Postcard from Tallinn. Frieze blog. Ellen Mara De Wachter

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I’m sitting with artist Eva Labotkin in the offices of the Estonian Center for Contemporary Arts (CCA) in Tallinn. Labotkin, a small, birdlike woman with wispy blonde hair is telling me about a performance she and her artist collective 10 x 10 Meters did in October 2012 in Helsinki, Finland, a city just a two-hour ferry ride away from Tallinn. The collective, named after the standard dimensions of a black-box theatre, is made up of a core group of six Estonian artists who put on Fluxus-style performances ranging from humorous interventions in the fabric of everyday life to art-world oriented actions delivered with pointed social critique.


It’s hard to imagine Labotkin in the situation she describes, but she has a video documenting the action. It shows a large dump truck offloading a pile of enormous wooden logs on the pavement outside Kiasma, the contemporary art museum in Helsinki. The artists, dressed in Soviet-style navy blue work wear are rolling the logs into the museum and up the ramp to the galleries, while Tanel Rander, one of the group’s members and a qualified lawyer, reads the manifesto he has written for the occasion. Before they get to the exhibition space, things get complicated, and a cast of Kiasma workers starts to panic, telling the performers they have to leave immediately and take their logs with them.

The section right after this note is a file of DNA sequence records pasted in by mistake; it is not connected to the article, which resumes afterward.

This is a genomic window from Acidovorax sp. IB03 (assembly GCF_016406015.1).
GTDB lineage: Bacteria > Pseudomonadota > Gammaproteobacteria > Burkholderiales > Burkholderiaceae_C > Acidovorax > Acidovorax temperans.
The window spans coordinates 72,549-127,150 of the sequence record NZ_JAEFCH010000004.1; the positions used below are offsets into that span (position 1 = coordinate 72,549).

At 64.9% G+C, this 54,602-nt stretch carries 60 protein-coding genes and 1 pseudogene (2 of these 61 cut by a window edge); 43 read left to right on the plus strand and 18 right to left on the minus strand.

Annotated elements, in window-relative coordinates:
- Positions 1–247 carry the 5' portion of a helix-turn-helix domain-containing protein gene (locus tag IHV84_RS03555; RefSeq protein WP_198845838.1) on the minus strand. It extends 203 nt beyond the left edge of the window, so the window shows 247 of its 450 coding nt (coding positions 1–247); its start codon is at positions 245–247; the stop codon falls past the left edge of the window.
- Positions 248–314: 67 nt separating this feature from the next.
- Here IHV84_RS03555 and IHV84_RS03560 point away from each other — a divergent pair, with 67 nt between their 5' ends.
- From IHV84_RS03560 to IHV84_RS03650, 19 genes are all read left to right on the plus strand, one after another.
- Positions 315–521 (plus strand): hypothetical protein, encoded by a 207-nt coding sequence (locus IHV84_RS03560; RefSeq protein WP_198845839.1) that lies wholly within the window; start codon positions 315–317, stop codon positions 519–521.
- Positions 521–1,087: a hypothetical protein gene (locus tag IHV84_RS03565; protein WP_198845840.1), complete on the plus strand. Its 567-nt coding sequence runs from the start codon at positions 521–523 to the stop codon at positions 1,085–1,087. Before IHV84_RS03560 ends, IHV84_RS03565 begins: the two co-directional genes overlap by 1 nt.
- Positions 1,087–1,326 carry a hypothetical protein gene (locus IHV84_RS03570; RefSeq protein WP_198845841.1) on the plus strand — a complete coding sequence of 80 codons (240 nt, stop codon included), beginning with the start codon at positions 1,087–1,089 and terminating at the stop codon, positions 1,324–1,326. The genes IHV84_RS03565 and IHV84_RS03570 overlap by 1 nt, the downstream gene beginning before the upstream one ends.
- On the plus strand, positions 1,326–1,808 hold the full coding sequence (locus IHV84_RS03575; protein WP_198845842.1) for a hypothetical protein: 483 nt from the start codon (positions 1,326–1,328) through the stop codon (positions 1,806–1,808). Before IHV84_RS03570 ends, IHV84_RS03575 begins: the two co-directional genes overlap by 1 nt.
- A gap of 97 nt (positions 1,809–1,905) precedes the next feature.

Human Forestry is a microcosm of labour relations between Estonia and Finland played out in real time. Estonians are the largest immigrant population in Finland, their numbers having overtaken those of Russians in 2010. With between 30,000 and 40,000 Estonians living in Finland, most of whom are young and working for low wages, Finland, as Labotkin puts it, ‘gets much of its human resources from Estonia’. Finland has a healthy social welfare system, an area in which Estonia is sorely deficient, making immigration an attractive prospect for young Estonians. As an artistic allegory of this situation, Kiasma’s rejection of Human Forestry and its symbolic materials – the logs were considered by 10 × 10 Meters to represent ‘units of labour’ – is symptomatic of the conflicted attitude of the Finns towards their recently arrived labour force.